Yoga philosophy

As people experience transition in the different stages of their life, they would start to take notice that the present state of their being, may or may not be where they want to or expect to be. The discrepancy may often cause a feeling of despair, lost of direction and motivation, general unhappiness and negative outlook upon life. This is commonly termed as a “quarter life crisis”, “mid life crisis” or so forth.

To general people, yoga is an exercise that helps you become fitter, more flexible, calmer and to meditate. However this is just the very surface of yoga, only the tip of the ice berg. It is only the attendance of the YTT course that I realize that there is theory and philosophy behind the practice or yoga. Hence yoga is formally addressed as a practice; it is the conscious performance and understanding of the performed activity.

The understanding of Yama, disappearance of all suppressions, refers to our own inward judgment, the judgments and expectations that we set internally for ourselves and feeling despair and useless if we fail to attain the set goals.

Understanding Yama teaches me and help me to understand that we should not be violent to ourselves, not just physically but more importantly mentally as well. Non violence means no hostility to self. Many times we don’t realize, but we are violent to ourselves by setting unrealistic high targets for ourselves, setting unrealistic standards of living for ourselves when we may not be able to afford the lifestyles. We may not be aware, but we are always inflicting violence on ourselves, mentally. By understanding ahimsa, I learn to accept and forgive myself for some of my flaws and be a bit more patient to myself to change or improve the flaw.

Satya is truthfulness, living the truth. In order to live the truth, we have to accept the truth. In order to change a flaw, we first have to accept and honestly admit internally that we have a flaw.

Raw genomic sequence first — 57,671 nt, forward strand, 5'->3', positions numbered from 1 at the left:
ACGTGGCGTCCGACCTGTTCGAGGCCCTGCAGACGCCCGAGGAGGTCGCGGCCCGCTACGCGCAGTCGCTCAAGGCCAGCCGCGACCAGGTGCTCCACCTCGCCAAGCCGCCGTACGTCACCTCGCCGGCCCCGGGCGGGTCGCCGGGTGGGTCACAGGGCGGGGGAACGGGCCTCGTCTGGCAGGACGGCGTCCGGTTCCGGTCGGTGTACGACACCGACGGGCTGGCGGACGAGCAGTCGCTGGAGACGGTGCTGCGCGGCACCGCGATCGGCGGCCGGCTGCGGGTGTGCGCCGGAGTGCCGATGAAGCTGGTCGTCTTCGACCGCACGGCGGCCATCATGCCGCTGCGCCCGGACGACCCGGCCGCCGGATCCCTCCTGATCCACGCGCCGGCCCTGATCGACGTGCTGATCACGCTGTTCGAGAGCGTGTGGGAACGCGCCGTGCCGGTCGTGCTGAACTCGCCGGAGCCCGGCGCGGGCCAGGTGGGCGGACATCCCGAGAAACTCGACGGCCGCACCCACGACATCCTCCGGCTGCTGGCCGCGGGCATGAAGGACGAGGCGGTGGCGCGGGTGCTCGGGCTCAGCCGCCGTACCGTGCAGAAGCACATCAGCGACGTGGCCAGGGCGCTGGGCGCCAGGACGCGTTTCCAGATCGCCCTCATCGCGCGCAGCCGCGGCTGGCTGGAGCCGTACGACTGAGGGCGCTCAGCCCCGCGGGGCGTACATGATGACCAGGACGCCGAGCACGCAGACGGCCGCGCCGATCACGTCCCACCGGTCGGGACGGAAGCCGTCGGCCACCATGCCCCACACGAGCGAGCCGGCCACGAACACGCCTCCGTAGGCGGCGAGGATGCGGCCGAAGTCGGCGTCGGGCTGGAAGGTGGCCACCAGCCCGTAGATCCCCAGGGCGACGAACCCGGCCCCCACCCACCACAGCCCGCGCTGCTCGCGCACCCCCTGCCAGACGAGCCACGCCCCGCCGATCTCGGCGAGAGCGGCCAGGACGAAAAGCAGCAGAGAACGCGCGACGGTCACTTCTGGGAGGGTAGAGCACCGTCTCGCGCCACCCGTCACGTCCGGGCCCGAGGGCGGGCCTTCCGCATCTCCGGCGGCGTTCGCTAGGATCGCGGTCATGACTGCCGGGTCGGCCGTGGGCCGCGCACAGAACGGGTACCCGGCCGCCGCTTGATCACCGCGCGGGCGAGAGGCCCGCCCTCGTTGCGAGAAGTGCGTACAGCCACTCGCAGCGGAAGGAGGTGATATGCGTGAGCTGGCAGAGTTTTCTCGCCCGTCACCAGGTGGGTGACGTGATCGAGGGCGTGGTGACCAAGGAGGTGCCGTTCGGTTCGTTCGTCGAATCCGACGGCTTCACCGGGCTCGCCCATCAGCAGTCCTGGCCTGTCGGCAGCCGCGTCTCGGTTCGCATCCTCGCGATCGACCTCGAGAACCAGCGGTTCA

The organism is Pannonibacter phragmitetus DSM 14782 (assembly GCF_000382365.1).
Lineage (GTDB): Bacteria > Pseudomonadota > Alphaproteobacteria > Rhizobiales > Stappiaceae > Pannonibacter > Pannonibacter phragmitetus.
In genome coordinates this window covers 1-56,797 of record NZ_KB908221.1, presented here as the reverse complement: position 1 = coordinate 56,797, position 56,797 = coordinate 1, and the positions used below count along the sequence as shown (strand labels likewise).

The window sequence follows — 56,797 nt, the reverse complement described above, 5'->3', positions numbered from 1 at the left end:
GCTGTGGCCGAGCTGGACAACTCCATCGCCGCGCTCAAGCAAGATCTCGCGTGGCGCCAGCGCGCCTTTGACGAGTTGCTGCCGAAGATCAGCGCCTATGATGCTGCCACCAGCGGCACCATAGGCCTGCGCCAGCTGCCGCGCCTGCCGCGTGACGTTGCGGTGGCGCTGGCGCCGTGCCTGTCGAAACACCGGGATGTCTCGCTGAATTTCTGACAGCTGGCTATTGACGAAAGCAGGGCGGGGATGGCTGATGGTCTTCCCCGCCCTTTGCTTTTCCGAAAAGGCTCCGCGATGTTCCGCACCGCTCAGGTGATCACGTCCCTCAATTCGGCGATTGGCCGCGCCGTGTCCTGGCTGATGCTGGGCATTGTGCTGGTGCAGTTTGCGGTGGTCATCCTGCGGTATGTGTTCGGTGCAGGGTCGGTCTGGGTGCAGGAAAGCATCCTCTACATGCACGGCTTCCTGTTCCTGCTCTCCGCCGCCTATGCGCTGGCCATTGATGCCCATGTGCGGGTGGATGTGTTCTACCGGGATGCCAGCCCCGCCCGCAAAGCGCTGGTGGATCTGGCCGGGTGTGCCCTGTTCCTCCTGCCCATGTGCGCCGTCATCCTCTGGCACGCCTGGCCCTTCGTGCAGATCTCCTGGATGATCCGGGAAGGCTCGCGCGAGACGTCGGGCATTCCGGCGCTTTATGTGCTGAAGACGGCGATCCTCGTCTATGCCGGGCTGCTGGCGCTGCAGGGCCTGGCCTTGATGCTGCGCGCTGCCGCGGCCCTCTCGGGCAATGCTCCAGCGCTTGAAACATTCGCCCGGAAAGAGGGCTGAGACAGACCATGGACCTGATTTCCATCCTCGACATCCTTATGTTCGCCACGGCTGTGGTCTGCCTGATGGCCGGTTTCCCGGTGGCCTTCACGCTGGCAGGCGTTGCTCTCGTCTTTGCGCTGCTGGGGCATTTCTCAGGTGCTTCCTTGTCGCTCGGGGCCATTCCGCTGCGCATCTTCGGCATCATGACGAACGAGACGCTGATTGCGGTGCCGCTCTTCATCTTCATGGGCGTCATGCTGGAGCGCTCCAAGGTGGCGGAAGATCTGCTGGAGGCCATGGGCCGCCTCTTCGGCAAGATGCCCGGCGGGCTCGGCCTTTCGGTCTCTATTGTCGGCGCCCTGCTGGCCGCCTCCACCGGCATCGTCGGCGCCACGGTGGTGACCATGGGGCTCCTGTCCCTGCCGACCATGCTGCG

An example will be a person who has a drinking problem who refuses to admit and accept the problem. His conscious mind will keep telling himself that he just like to drink and can drink a lot. It is not a problem.
On the other hand, if he wants to practice Satya, he would admit the problem, accept internally he has a problem and he has to work towards the change.
Two very different results and outcome for a person based on whether he choose to be truthful to himself or not. It is not easy to practise Satya, even to self because we always tend to give reasons for the things we do to try to justify the action. However it is not Satya.

With every thought and every action, when we can really practise ahimsa and satya, then we may have a chance to get to contentment, aparigraha.

There is also Niyama, which is freedom from observances, which means free of judgment externally.

In Niyama, the first point is Saucha which means purity, not just the body but especially the mind. We should not be critical and judgmental towards other people, their reaction, the situation or the environment. Many times when we judge, it is often none of our business. Why get involved?

Santosha is the feeling of contentment. Which is something I hope I can have one day with lots of practise and understanding.

All the changes cannot happen if there is no Swadhyaya, self study. It is only when we understand ourselves deeply before we know what we want and can plan to work towards it.

In the extensiveness of yoga theory, these are the few points that really mean a lot to me and triggered my brain to think about life. I can say after many days of pondering, I hope some of the teaching do root and multiply growth in the development of me as a person.

 

Priscilla Loo